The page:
Fear

Coronavirus, Food, and Why I May Be Eaten by a Shark

100+ people per day are dying of the coronavirus. Should we quake in fear?

Posted Feb 13, 2020

I'm writing this on 2/13/2020, over one week since the WHO declared the new Coronavirus a health emergency. A few days ago, China had its first 100+ deaths from infection day, virus stories are taking over the news cycle, and anxiety is building in the public mind. We fear the worst.  As more fear creeps in, we become less present for our lives and our loved ones. There are economic consequences, but worse yet, we fear human contact and retreat from life.

This article is intended to provide reasoned perspective on managing virus fear. Before diving in, it's important to note that notwithstanding my attempt to prevent overreaction, nothing herein should be interpreted to mean we shouldn't abide by precautions advised by trusted agencies. The Coronavirus is not a hoax and requires a modest amount of attention to minimize risk. Llearn the facts and make suggested adjustments. I do not mean to suggest you fear the virus less than a group of angry kittens, but by the same token, I don't think we should be treating it like a zombie apocalypse and/or living our lives as if we were featured guests in an episode of The Walking Dead. 

The point is, we face dozens of similar risks on a daily basis without constantly agitating our primal fears. For example, according to the World Health Organization, we are already living with several epidemics:

Worldwide obesity since 1975 has tripled! More than 1.9 billion adults are overweight and 650 million obese.

Diabetes has increased by 80.8%. Diabetic adults live with double the risk of heart attack and stroke, as well as a seriously increased risk of blindness and kidney failure. Yet "simple lifestyle measures have shown to be effective in preventing or delaying the onset of type 2 diabetes," most notably to "achieve and maintain a healthy body weight," "eat a healthy diet," and "be physically active."

Cardiovascular disease is now responsible for 31% of global deaths! But "most cardiovascular disease can be prevented by addressing behavioral risk factors—primarily "unhealthy diet, obesity, and lack of exercise."

30% to 50% of cancers can be prevented, and dietary modification is an important approach to cancer control. "There is a link between overweight and obesity to many types of cancer such as esophagus, colorectum, breast, endometrium and kidney [...] Regular physical activity and the maintenance of a healthy body weight, along with a healthy diet, considerably reduce cancer risk."

We have a 1 in 6 chance of dying of heart disease, 1 in 7 from cancer, and 1.5 million people die of diabetes each year. Yet despite these relatively high risks, most of us not only do not walk around terrified on a daily basis, but don't make the dietary adjustments proven to reduce these risks. These diseases are already killing more people each year than the Coronavirus likely ever will, yet most choose to face life "without masks" and safety precautions on the dietary landscape.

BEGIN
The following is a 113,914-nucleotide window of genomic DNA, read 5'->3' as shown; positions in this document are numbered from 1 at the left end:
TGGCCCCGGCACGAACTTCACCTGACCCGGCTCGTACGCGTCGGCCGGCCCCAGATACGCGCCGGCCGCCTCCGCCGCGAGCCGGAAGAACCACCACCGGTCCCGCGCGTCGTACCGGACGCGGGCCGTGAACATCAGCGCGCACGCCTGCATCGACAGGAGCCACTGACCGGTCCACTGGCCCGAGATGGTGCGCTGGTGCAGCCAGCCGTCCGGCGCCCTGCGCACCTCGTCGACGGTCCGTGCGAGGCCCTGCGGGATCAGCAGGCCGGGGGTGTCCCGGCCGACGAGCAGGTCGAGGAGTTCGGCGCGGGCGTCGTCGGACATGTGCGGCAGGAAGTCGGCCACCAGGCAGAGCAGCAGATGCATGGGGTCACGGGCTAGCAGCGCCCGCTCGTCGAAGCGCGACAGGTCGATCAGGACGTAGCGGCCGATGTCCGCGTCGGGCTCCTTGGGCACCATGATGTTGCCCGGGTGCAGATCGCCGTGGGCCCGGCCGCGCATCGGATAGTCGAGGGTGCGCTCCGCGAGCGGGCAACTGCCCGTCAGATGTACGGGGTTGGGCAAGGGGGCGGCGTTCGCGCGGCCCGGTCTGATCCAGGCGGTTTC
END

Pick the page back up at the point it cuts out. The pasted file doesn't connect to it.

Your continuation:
Something else you may find interesting:  In graduate school, I recall a professor explaining that the amount of media attention for a given health risk was inversely proportional to the odds of dying from that risk! For example, approximately 145 people per year die of botulism poisoning in the USA, representing less than 0.0001% of the population.  Yet the moment there's a case in your local area, the odds are very good you'll find a feature story in the news which dramatically raises people's fear of this very low probability health risk. On the other hand, 647,000+ people die each year from heart disease (one person every 37 seconds), yet these deaths aren't at all newsworthy. Even death from slipping and falling (about 19,500/year) is a lot more frequent than botulism, but when was the last time you saw dozens of people dying from slipping in the tub featured in the news?

As a result, most people walk around disproportionately frightened about low likelihood events and pay way too little attention to high probability risks which they could (and should) do more about. The public is more terrified of Coronavirus and terrorist attacks than heart attacks and diabetes, when, factually, it should be the opposite.  

So, should we just ignore the virus and go on with our lives?   Not quite. I'd contend we should objectively assess the risks, make appropriate adjustments, and go on with life in a productive, loving, and engaged manner. But we should be fact-based in our assessment and pay attention to all risks, allocating our energy in proportion to their relative size and probability.

So, from that perspective, what are the odds you're going to die from the 2019 virus? 

There are a lot of unknowns, but more than two-thirds of patients so far have had only mild symptoms, and the death rate is well under 3%. Which is not to say it isn't a complete tragedy if you or your loved ones happen to be in that 3%, but still, the odds are pretty good that if you do get it, you're not going to die. The Spanish Flu (1918), one of the worst in history, had a death rate of 10%+. 

The infection rate the 2019 virus isn't known, but so far it seems relatively safe to estimate it at less than half the Spanish Flu. This could vary greatly over time, but serves to illustrate my point.